ILLINOIS (WAND) – Gov. JB Pritzker’s office has released guidelines for the state to fully reopen from the pandemic on June 11, 2021.
The state’s final Phase 5 phase is set to activate on that date, the governor said, with a full reopening of all businesses and activities. It will mean businesses, large-scale events, conventions, amusement parks and seated-spectator venues, among others, can operate at full capacity for the first time since the state of the pandemic.
A press release said the governor’s office has seen the number of new positive COVID-19 cases steadily drop. Illinois recently reached a test positivity rate of below 2 percent and key hospitalization metrics have been dropping since early May 2021.
In addition, 67 percent of state residents at age 18 and older have received at least their first vaccine dose.
“After a tremendously challenging year, Illinois has now reached a defining moment in our efforts to defeat COVID-19,” said Pritzker. “Thanks to the hard work of residents across the state, Illinois will soon resume life as we knew it before – returning to events, gatherings, and a fully reopened economy, with some of the safety guidelines we’ve adopted still in place. As we fully reopen, this administration remains laser focused on ensuring a strong recovery for our small businesses and communities. Our FY22 budget invests $1.5 billion in small business relief, tourism, job-creating capital projects and more and we look forward to getting these dollars to communities across our state as quickly as possible.”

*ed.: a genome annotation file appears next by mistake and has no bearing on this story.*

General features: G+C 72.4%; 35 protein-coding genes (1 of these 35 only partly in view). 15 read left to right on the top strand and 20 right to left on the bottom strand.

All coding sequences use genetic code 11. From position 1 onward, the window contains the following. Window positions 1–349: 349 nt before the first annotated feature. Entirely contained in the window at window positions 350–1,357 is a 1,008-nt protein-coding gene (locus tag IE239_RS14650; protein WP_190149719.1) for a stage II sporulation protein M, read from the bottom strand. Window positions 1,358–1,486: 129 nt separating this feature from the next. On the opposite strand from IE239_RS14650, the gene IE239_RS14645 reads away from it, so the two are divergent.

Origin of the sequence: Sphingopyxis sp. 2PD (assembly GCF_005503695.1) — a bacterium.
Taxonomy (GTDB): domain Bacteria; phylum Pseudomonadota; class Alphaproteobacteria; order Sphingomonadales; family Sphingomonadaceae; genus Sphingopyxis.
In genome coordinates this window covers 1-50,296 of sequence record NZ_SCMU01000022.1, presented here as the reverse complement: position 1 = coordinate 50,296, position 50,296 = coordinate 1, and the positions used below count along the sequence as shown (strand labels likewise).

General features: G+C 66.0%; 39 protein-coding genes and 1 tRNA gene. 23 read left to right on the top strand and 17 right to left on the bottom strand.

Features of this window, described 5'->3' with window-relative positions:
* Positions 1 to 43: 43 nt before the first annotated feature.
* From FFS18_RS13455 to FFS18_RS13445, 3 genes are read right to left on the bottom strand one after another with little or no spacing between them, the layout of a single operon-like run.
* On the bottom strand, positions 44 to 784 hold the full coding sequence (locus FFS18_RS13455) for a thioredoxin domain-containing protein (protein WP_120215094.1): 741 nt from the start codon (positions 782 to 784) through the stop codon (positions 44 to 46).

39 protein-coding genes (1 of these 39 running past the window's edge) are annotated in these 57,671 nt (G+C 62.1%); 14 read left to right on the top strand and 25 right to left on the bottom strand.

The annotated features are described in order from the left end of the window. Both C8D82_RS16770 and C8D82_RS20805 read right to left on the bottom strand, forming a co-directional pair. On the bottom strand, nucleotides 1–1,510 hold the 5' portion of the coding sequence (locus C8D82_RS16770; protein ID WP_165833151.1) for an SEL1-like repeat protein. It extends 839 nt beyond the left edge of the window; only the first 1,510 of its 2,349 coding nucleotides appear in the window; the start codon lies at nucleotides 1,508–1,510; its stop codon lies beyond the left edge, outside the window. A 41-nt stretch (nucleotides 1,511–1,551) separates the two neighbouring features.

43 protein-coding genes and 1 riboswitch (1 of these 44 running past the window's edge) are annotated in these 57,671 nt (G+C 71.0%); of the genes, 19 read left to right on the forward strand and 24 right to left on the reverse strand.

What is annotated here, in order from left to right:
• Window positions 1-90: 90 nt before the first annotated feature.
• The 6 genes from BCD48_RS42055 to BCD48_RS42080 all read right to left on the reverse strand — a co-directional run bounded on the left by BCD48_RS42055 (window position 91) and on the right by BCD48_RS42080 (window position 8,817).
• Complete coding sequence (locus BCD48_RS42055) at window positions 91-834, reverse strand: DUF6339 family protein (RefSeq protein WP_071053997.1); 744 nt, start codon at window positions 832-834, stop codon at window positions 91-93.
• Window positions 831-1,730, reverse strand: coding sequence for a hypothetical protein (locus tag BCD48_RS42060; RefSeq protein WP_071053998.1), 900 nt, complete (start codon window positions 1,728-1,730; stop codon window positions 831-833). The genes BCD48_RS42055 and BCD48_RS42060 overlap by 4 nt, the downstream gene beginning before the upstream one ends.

New guidance allows fully vaccinated people to stop wearing masks except where it is required by federal, state, local, tribal or territorial laws, including the guidance of local businesses and workplaces. Masking will continue to be recommended for unvaccinated people and will be required for everyone when they travel on public transportation and are in congregate settings, health care settings, schools, day cares and educational institutions pursuant to guidance from the Illinois Department of Public Health and the Centers for Disease Control and Prevention.
More to come.